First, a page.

of thought is supposed to be sacred from outside ears ; where 
no locks or keys are necessary ; where jokes are taken for 
what they are worth ; where thoughts are spoken without 
reserve ; where the interest of one is the interest of all. And 
if death breaks up a family, and a new one be assumed, still 
the obligations of the new family are the same, if not all that 
makes home lovely is gone. What a miserable substitute 
for a home is a place simply to eat and sleep ; such a place 
only fosters selfishness and isolation. 

Thus much for the assumed family. In the first family, 
angels were the witnesses and God the priest; hence the 
Divinity of the institution, and hence the blessing of the un« 
godly, as we often see. Who has not been surprised at the 
number of happy marriages considering the depravity an(] 
disparity of the subjects. Here begin the Hew relations and 
new duties, and generally new responsibilities — all for our 
happiness, all fulfilling the Divine behest. Where the happy 
pair become interested in wide and universal benevolence} 


interested in the very foundation, tbe very nursery of Church 
and State; become one of a compact, of a society, of a 
brotherhood. He was a stranger before ; but a new interest 
has opened before a new and coming generation, where a 
woman has the honored office to train and guide the mind 
that is a candidate for immortality, may be for an office in 
the church or state, or both. What higher right can a 
woman desire ? These obligations she may not delegate to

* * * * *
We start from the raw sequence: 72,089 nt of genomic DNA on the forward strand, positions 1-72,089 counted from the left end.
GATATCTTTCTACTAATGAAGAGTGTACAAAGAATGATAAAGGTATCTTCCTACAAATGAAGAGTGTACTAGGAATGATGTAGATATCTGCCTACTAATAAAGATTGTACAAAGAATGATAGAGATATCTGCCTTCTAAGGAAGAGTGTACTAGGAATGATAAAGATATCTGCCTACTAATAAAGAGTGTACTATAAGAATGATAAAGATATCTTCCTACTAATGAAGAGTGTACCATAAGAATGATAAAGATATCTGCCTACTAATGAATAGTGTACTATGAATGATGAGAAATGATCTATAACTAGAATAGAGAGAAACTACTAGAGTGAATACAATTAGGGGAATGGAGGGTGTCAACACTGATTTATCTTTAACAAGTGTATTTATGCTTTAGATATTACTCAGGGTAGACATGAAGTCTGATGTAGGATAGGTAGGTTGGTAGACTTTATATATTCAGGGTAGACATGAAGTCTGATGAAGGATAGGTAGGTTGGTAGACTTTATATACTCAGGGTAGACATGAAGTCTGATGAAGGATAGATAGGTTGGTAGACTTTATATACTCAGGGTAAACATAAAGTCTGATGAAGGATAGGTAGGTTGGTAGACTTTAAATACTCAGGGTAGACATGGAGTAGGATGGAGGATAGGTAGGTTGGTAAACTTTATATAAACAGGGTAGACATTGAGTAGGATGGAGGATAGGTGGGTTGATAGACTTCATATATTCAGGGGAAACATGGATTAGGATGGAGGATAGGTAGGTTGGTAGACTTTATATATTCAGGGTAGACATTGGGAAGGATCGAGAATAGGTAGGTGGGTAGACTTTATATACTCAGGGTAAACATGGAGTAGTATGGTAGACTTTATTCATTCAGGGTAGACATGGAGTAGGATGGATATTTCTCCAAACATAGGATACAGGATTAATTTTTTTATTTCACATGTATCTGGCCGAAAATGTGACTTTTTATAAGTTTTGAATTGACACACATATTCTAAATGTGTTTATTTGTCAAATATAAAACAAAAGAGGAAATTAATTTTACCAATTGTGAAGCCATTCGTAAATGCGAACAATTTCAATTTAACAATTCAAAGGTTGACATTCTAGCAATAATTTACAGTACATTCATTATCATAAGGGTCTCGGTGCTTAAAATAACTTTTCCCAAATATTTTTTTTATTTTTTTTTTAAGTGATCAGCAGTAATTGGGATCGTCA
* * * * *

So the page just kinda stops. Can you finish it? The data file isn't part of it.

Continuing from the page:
another, but they may be delegated to her in case of a moth- 
er's death. The family should always be the nursery for the 
church, as the church is for heaven. The family should all 
be made members of the church before they know how to 
choose the good or reject the evil, and then taught to "live 
according to that beginning." *'The church is the keeper of 
the truth." The Ethiopians had the bible, but must needs 
be guided by an officer of the church. Without the church 
you have no guarantee against being "carried about with 
every wind of doctrine;" like being at sea without chart or 
compass, some favorable breeze might send us to a friendly 
port, but where is the certainty t We need all the help that 
God has given us. How could we prove the Divinity of the 
scriptures without the church, or be able to reject all the 
vague and wild interpretations of fanatics or anti-christian 
doctrines. The bible compares christian baptism to Noah's 
ark, as saved by water. Mankind longs for a brotherhood, 
and Ood has given the family, the church, and the state. 
The duties blend, all based on love and wisdom, and all 
Divine; hence the foundation, the family being right, all is 
right; and here is work for woman. In many places the 
Bible compares the neglect of duty to divine institutions, to 
breach of trust in the family, and want of loyalty in the 
state. As the state requires loyalty and allegiance from 
each citizen, so the church cannot owe allegiance to all 
religious sects, for it is on account of its divine origin only, 
that we love and honor it ; and they that forsake the church, 
the Bible compares to an unfaithful wife. So I think the 
analogy of the duties of these Divine institutions holds good 
in all its duties. All these organizations are risible^ that can 


be seen and known. There is not now an invisible church, any 
more than an invisible family, or an invisible nation. As fami- 
lies and nations become extinct in certain localities, so unfaith- 
fal churches in certain nations are removed, and their places, 
like the nations trampled down by false religions, without 
destroying the church universal, however, which has the 
promise for all time as the "witness and keeper of the truth." 
These thoughts are the result of twenty-seven years study 
and observation. In my isolated situation, I appreciate the 
blessing of the family, the church and the state as divine, 
though abused. Mary S. Helm. 

Note — Written before our late war. 


Di;cEMBER 23d, 1869. 
All the so-called churches are, and have been having a